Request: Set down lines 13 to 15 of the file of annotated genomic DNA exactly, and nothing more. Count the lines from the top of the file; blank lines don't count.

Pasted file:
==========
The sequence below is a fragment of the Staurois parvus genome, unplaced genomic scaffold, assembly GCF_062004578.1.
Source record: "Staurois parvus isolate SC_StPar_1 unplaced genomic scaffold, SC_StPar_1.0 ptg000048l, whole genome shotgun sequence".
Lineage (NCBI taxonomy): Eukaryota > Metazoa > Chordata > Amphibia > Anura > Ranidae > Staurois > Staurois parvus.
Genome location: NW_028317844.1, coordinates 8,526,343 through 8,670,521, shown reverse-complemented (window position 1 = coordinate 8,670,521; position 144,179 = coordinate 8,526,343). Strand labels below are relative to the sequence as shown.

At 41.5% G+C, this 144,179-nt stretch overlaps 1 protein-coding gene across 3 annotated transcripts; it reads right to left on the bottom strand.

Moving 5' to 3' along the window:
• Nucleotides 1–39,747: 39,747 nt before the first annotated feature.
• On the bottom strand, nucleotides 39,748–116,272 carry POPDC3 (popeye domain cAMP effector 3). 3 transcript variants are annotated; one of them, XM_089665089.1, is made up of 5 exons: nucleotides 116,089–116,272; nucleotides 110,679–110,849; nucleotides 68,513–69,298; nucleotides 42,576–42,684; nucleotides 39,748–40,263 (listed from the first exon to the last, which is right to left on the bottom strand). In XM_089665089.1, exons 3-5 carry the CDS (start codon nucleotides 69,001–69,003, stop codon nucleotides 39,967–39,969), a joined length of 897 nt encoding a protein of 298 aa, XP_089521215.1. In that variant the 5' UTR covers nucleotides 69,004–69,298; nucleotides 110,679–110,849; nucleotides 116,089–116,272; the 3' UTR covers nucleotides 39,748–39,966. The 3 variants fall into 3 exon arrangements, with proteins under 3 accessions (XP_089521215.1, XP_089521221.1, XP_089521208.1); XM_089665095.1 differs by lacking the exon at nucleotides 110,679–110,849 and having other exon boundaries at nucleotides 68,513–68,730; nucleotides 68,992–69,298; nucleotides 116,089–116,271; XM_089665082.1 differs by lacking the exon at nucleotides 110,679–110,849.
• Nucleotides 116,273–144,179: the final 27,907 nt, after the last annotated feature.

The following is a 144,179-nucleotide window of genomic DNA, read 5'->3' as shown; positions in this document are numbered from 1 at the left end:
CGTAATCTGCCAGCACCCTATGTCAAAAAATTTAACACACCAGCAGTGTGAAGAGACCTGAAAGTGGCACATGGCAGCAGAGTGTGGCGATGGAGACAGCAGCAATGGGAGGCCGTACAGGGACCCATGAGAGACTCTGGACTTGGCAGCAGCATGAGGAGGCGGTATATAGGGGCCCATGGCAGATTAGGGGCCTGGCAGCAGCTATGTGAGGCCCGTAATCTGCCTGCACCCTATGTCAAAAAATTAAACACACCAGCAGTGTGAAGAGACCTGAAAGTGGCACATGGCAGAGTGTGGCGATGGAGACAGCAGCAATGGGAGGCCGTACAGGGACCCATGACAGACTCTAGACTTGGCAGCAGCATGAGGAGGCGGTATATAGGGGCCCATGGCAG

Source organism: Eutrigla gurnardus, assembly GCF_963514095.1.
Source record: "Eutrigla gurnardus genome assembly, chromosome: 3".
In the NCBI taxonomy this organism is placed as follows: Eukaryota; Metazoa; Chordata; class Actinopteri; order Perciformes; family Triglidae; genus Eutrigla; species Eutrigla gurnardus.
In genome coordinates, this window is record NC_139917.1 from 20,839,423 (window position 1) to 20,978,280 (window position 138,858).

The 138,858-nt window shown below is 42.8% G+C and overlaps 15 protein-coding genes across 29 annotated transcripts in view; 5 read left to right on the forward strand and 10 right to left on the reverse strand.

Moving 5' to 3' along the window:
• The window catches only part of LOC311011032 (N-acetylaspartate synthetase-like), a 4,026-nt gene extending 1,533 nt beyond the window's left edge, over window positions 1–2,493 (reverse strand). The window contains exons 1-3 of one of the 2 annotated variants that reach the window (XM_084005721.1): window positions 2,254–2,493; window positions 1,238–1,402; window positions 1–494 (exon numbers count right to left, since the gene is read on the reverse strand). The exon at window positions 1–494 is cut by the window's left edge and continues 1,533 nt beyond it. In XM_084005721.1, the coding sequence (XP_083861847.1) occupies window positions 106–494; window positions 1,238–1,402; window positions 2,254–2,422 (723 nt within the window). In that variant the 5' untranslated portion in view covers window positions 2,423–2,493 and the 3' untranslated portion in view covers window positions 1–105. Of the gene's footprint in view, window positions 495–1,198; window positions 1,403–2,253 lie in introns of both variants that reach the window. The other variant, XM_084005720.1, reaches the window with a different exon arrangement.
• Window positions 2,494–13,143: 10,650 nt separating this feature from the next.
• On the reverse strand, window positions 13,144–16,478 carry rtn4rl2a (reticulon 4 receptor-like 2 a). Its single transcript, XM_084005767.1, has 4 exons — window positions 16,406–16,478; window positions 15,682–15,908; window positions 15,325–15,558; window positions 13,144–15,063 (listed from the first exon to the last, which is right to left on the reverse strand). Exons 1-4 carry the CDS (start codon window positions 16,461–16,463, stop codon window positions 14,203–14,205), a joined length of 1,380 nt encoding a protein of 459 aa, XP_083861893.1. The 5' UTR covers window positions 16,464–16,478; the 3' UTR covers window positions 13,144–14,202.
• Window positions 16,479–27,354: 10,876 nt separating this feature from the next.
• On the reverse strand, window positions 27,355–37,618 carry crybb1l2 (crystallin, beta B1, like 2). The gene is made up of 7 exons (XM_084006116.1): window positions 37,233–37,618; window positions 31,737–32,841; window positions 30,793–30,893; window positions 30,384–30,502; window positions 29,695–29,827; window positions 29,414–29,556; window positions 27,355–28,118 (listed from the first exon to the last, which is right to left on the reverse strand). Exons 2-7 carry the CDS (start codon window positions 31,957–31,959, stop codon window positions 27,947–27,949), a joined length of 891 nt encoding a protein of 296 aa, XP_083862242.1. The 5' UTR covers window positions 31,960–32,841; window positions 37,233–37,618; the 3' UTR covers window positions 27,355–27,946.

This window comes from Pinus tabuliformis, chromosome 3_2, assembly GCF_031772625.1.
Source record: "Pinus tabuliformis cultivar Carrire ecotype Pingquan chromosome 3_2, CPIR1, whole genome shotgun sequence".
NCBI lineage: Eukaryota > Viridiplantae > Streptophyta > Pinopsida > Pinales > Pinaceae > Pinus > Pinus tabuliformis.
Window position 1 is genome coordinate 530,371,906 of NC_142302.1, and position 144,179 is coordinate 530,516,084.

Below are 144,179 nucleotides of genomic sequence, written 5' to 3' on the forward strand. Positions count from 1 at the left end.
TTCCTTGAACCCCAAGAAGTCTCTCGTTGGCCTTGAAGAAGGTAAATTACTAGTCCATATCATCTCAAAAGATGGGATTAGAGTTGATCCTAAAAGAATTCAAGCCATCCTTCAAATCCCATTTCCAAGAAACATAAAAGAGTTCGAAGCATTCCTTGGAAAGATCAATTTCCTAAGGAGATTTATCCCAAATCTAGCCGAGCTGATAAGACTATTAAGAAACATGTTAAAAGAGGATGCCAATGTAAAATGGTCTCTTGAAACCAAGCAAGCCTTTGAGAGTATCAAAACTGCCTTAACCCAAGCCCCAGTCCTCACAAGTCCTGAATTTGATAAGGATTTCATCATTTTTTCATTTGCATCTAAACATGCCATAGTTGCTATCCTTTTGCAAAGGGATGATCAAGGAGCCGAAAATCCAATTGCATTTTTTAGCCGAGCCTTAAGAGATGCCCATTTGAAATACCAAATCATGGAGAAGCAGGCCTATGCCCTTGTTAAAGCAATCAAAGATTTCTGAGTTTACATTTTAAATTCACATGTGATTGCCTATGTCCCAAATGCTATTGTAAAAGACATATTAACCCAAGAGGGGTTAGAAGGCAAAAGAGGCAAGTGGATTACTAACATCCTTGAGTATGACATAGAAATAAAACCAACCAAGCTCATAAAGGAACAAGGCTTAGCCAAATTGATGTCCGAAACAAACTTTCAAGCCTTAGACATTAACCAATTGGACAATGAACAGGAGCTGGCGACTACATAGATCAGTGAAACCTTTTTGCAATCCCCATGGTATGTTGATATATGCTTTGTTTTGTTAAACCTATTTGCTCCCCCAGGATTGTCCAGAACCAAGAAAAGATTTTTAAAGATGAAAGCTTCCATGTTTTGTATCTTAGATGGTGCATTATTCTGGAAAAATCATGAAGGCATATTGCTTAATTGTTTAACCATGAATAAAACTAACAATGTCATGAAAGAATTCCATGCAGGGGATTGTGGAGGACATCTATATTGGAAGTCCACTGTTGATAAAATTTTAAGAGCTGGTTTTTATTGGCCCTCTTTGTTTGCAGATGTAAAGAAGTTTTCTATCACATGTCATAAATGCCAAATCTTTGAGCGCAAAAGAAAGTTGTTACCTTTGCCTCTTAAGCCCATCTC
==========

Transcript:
Source record: "Eutrigla gurnardus genome assembly, chromosome: 3".
In the NCBI taxonomy this organism is placed as follows: Eukaryota; Metazoa; Chordata; class Actinopteri; order Perciformes; family Triglidae; genus Eutrigla; species Eutrigla gurnardus.
In genome coordinates, this window is record NC_139917.1 from 20,839,423 (window position 1) to 20,978,280 (window position 138,858).